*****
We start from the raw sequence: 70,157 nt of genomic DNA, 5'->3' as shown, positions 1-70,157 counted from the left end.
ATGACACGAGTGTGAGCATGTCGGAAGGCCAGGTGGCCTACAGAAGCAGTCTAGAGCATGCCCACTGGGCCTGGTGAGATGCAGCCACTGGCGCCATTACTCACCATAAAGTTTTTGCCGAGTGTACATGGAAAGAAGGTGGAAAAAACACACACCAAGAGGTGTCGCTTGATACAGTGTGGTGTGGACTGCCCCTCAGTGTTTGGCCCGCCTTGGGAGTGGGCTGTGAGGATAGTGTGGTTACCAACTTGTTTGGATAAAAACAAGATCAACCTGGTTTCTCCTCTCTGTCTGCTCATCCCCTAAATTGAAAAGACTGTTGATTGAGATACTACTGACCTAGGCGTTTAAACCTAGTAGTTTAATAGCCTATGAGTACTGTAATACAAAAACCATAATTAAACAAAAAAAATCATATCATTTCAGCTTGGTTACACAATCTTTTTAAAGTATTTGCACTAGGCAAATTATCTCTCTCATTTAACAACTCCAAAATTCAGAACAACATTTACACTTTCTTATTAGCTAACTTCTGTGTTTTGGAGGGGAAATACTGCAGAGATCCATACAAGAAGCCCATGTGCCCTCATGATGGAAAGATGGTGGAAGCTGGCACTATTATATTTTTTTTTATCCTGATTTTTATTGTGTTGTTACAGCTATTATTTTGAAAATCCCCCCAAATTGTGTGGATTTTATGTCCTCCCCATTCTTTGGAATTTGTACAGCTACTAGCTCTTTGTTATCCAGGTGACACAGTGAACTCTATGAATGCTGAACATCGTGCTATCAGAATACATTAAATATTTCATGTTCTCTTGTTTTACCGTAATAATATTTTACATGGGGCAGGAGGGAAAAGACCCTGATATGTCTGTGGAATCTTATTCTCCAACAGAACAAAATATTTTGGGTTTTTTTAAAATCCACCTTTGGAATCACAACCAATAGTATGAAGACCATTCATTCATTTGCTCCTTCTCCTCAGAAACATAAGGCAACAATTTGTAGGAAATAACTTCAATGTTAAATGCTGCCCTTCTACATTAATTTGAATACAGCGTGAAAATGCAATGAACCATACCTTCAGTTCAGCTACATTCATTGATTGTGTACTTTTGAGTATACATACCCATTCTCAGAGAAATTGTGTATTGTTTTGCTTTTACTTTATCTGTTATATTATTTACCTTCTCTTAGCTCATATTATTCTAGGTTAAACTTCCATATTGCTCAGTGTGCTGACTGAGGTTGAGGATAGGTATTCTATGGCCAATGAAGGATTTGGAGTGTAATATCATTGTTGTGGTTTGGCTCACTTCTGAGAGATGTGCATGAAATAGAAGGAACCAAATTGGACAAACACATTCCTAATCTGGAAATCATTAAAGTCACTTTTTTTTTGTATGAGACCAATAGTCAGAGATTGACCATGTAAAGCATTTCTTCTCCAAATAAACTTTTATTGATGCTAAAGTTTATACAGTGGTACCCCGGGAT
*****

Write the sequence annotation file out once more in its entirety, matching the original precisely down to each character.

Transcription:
We start from the raw sequence: 70,157 nt of genomic DNA, 5'->3' as shown, positions 1-70,157 counted from the left end.
ATGACACGAGTGTGAGCATGTCGGAAGGCCAGGTGGCCTACAGAAGCAGTCTAGAGCATGCCCACTGGGCCTGGTGAGATGCAGCCACTGGCGCCATTACTCACCATAAAGTTTTTGCCGAGTGTACATGGAAAGAAGGTGGAAAAAACACACACCAAGAGGTGTCGCTTGATACAGTGTGGTGTGGACTGCCCCTCAGTGTTTGGCCCGCCTTGGGAGTGGGCTGTGAGGATAGTGTGGTTACCAACTTGTTTGGATAAAAACAAGATCAACCTGGTTTCTCCTCTCTGTCTGCTCATCCCCTAAATTGAAAAGACTGTTGATTGAGATACTACTGACCTAGGCGTTTAAACCTAGTAGTTTAATAGCCTATGAGTACTGTAATACAAAAACCATAATTAAACAAAAAAAATCATATCATTTCAGCTTGGTTACACAATCTTTTTAAAGTATTTGCACTAGGCAAATTATCTCTCTCATTTAACAACTCCAAAATTCAGAACAACATTTACACTTTCTTATTAGCTAACTTCTGTGTTTTGGAGGGGAAATACTGCAGAGATCCATACAAGAAGCCCATGTGCCCTCATGATGGAAAGATGGTGGAAGCTGGCACTATTATATTTTTTTTTATCCTGATTTTTATTGTGTTGTTACAGCTATTATTTTGAAAATCCCCCCAAATTGTGTGGATTTTATGTCCTCCCCATTCTTTGGAATTTGTACAGCTACTAGCTCTTTGTTATCCAGGTGACACAGTGAACTCTATGAATGCTGAACATCGTGCTATCAGAATACATTAAATATTTCATGTTCTCTTGTTTTACCGTAATAATATTTTACATGGGGCAGGAGGGAAAAGACCCTGATATGTCTGTGGAATCTTATTCTCCAACAGAACAAAATATTTTGGGTTTTTTTAAAATCCACCTTTGGAATCACAACCAATAGTATGAAGACCATTCATTCATTTGCTCCTTCTCCTCAGAAACATAAGGCAACAATTTGTAGGAAATAACTTCAATGTTAAATGCTGCCCTTCTACATTAATTTGAATACAGCGTGAAAATGCAATGAACCATACCTTCAGTTCAGCTACATTCATTGATTGTGTACTTTTGAGTATACATACCCATTCTCAGAGAAATTGTGTATTGTTTTGCTTTTACTTTATCTGTTATATTATTTACCTTCTCTTAGCTCATATTATTCTAGGTTAAACTTCCATATTGCTCAGTGTGCTGACTGAGGTTGAGGATAGGTATTCTATGGCCAATGAAGGATTTGGAGTGTAATATCATTGTTGTGGTTTGGCTCACTTCTGAGAGATGTGCATGAAATAGAAGGAACCAAATTGGACAAACACATTCCTAATCTGGAAATCATTAAAGTCACTTTTTTTTTGTATGAGACCAATAGTCAGAGATTGACCATGTAAAGCATTTCTTCTCCAAATAAACTTTTATTGATGCTAAAGTTTATACAGTGGTACCCCGGGAT